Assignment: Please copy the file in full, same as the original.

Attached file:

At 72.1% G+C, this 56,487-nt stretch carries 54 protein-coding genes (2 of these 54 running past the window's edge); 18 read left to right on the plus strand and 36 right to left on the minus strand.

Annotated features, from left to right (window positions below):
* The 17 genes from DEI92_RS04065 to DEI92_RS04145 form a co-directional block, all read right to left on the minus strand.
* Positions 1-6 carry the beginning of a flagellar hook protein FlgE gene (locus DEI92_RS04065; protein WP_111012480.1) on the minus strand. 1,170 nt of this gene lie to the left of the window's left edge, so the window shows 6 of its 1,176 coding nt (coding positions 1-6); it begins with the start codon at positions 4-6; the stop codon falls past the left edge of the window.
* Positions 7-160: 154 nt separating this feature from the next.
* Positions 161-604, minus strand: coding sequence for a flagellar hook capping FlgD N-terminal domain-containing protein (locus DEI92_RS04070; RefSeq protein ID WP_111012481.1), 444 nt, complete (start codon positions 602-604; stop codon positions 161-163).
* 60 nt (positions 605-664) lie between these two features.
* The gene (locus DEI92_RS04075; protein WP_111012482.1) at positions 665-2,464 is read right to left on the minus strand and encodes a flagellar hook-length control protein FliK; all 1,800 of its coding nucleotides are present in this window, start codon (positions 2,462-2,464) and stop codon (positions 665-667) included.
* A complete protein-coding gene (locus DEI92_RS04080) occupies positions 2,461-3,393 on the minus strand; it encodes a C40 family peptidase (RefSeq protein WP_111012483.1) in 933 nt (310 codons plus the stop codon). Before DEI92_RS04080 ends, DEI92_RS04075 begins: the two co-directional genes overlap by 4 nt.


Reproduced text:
At 72.1% G+C, this 56,487-nt stretch carries 54 protein-coding genes (2 of these 54 running past the window's edge); 18 read left to right on the plus strand and 36 right to left on the minus strand.

Annotated features, from left to right (window positions below):
* The 17 genes from DEI92_RS04065 to DEI92_RS04145 form a co-directional block, all read right to left on the minus strand.
* Positions 1-6 carry the beginning of a flagellar hook protein FlgE gene (locus DEI92_RS04065; protein WP_111012480.1) on the minus strand. 1,170 nt of this gene lie to the left of the window's left edge, so the window shows 6 of its 1,176 coding nt (coding positions 1-6); it begins with the start codon at positions 4-6; the stop codon falls past the left edge of the window.
* Positions 7-160: 154 nt separating this feature from the next.
* Positions 161-604, minus strand: coding sequence for a flagellar hook capping FlgD N-terminal domain-containing protein (locus DEI92_RS04070; RefSeq protein ID WP_111012481.1), 444 nt, complete (start codon positions 602-604; stop codon positions 161-163).
* 60 nt (positions 605-664) lie between these two features.
* The gene (locus DEI92_RS04075; protein WP_111012482.1) at positions 665-2,464 is read right to left on the minus strand and encodes a flagellar hook-length control protein FliK; all 1,800 of its coding nucleotides are present in this window, start codon (positions 2,462-2,464) and stop codon (positions 665-667) included.
* A complete protein-coding gene (locus DEI92_RS04080) occupies positions 2,461-3,393 on the minus strand; it encodes a C40 family peptidase (RefSeq protein WP_111012483.1) in 933 nt (310 codons plus the stop codon). Before DEI92_RS04080 ends, DEI92_RS04075 begins: the two co-directional genes overlap by 4 nt.